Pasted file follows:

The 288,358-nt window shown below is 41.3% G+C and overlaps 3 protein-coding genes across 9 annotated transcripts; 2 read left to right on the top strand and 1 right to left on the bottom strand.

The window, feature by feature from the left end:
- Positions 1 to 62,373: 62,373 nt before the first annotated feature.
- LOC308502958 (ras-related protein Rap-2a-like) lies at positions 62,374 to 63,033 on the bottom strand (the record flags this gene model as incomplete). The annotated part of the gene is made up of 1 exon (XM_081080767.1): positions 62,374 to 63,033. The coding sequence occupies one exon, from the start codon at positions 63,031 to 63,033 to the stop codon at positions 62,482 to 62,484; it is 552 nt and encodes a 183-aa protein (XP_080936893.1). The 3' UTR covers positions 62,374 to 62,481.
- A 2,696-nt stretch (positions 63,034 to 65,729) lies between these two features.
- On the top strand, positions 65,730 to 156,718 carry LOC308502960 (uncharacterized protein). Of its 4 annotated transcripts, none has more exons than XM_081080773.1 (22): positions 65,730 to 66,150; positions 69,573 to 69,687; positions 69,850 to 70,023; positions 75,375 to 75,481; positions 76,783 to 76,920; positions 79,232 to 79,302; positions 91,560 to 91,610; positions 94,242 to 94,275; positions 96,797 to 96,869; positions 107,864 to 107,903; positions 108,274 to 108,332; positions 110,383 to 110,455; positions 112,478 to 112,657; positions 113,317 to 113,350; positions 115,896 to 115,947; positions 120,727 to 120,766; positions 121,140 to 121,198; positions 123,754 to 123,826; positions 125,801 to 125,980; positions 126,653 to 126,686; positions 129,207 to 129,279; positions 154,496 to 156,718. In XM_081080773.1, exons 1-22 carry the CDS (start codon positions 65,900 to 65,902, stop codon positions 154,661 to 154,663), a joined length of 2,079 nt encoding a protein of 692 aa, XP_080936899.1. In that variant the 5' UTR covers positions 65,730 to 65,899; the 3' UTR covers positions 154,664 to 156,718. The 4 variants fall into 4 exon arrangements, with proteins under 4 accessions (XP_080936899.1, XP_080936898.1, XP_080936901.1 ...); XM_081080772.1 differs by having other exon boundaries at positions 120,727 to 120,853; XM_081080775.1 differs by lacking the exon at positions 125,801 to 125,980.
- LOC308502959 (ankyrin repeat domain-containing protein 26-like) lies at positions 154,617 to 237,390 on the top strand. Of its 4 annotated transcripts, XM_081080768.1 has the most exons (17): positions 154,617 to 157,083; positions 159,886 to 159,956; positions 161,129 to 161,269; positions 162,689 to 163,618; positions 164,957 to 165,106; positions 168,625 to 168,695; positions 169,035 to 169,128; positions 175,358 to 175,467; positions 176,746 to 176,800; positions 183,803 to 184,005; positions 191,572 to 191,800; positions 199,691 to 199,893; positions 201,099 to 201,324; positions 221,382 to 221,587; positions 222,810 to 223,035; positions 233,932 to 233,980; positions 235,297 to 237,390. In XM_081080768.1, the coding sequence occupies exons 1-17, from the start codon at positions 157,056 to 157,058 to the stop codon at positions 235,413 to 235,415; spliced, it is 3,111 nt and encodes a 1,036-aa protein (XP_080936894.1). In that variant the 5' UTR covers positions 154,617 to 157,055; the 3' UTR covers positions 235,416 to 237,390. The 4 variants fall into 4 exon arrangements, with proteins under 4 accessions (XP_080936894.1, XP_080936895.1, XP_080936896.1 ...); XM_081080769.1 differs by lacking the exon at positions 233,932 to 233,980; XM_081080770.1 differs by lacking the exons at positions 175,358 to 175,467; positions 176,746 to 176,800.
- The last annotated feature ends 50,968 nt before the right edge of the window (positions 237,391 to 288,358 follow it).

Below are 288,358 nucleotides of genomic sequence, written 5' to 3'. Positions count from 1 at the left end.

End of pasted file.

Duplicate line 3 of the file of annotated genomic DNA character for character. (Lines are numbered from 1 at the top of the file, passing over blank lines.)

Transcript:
- Positions 1 to 62,373: 62,373 nt before the first annotated feature.